Refugees from Erdogan’s Turkey seek to make a new life in Germany


Date posted: March 29, 2018

Murat spent six months in a Turkish prison, followed by a considerable time in hiding after his release. As soon as he could, he made good his escape to Germany.

As a trained lawyer and legal adviser to an influential association, he had a good life in his home country, living with his family in an upmarket area. But that was all before the failed coup of July 2016.

Murat says he was pursued because he took a stance as a lawyer against the undermining of democratic principles that accompanied the post-coup crackdown. The 43-year-old now has to content himself with a tiny flat near Cologne and has to rely on aid to support his wife, Selina, and their two children.


“We enter into contact only with people who have been passed on to us by those we trust,” Murat says. “We avoid the long-established Turkish community in Germany, otherwise it would be impossible to avoid being betrayed to the government.”


“We are being given assistance by people who went through much the same thing before us and who are now integrated to some extent. They have set up a network for the new arrivals,” he says.

“There is a lot of solidarity,” say German-Turkish journalists Huseyin Topel and Fatih Akturk. Contacts are passed on, day-to-day assistance offered and guidance through German bureaucracy provided, Topel says. “The supporters could be people of Kurdish origin, opposition activists, people close to the Gulen movement and also business people, along with a lot of Germans,” he adds.

The networks find jobs for the refugees, suitable child day care centres and schools for the children. Money is collected and accommodation offered.

“We enter into contact only with people who have been passed on to us by those we trust,” Murat says. “We avoid the long-established Turkish community in Germany, otherwise it would be impossible to avoid being betrayed to the government.”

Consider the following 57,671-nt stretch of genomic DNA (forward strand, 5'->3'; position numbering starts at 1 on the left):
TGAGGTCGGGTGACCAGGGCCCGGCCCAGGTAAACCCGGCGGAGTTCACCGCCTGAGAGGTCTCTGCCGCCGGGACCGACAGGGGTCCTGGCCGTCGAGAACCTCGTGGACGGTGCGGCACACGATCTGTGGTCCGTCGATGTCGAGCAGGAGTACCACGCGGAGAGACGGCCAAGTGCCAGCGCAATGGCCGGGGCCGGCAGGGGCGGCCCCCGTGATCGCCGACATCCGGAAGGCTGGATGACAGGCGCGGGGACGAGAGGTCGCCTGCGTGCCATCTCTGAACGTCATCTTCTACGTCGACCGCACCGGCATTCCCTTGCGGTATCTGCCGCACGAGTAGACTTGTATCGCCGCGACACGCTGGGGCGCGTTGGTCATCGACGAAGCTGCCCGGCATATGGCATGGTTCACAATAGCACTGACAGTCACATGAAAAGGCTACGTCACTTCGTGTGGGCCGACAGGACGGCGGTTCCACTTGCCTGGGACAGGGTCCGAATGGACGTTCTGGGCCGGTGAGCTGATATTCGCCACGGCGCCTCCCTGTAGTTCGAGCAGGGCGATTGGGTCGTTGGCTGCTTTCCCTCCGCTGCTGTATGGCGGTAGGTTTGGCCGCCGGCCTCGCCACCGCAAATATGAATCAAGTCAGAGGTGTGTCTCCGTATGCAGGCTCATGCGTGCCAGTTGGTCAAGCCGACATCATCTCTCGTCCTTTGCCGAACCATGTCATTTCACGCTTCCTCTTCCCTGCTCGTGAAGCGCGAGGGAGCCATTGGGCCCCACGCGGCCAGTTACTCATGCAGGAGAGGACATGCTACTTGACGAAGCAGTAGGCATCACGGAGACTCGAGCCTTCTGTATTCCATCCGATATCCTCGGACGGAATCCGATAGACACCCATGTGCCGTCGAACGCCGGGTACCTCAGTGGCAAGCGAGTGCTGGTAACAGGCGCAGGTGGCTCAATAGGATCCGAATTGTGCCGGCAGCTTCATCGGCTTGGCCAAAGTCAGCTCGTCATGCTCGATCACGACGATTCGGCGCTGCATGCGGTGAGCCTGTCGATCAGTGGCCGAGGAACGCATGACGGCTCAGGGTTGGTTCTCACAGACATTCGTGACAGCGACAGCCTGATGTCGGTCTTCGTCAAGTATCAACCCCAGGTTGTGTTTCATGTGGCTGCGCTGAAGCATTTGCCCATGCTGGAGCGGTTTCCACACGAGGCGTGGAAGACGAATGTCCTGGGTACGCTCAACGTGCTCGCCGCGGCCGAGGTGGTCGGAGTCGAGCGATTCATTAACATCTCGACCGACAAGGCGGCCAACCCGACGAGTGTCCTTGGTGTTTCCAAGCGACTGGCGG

The lawyer sees many of his fellow Turks in Germany as being manipulated by the Turkish media.

“They seem to believe every word that Erdogan utters,” he says.

Since the failed coup, Turkish President Recep Tayyip Erdogan has cracked down hard on his opponents, suspending or firing around 150,000 civil servants. Some 50,000 people have been jailed.

The Turkish government insists that the movement founded by preacher Fethullah Gulen was behind the coup attempt. Gulen – who lives in exile in the United States – denies it.

“Suspicion is a fact that we have had to live with for the past two years,” says Selina, 40, who worked as a manager in Turkey. This feeling of being unable to trust others has pursued them to Germany.

“We were spied on, lost good friends, were informed on to the authorities as alleged Gulen supporters,” she says.

Her main concern is her oldest son, who is still completing his schooling in Turkey.

Canan, a teacher who now lives near Dusseldorf after fleeing Turkey sees things much the same way. He does not seek out contacts among “opposition circles” that have ended up in Germany. He has had considerable support.

Christian organisations helped him in the effort to gain recognition of his academic qualifications.

Akturk und Topel believe the networks of trusted assistants will long be needed in Germany, as there are no signs of political change in Ankara. The release of German-born Turkish journalist Deniz Yucel in February after a strong campaign in Germany has not changed anything, they say. Neither of them is prepared to risk a trip home to Turkey.

“Anyone expressing criticism of the government or government members is marked as a traitor,” Topel says. The two see their work as “unmasking with facts Erdogan’s scathing rhetoric, politics of symbolism and faked information in the conformist Turkish media.”

As many as 15,654 Turks have applied for asylum in Germany since 2016 and the number is rising constantly. The first two months of this year saw 1,429 applications, according to the immigration authorities.

The number of accepted applications is also rising, with a figure of more than 42 percent at the beginning of the year.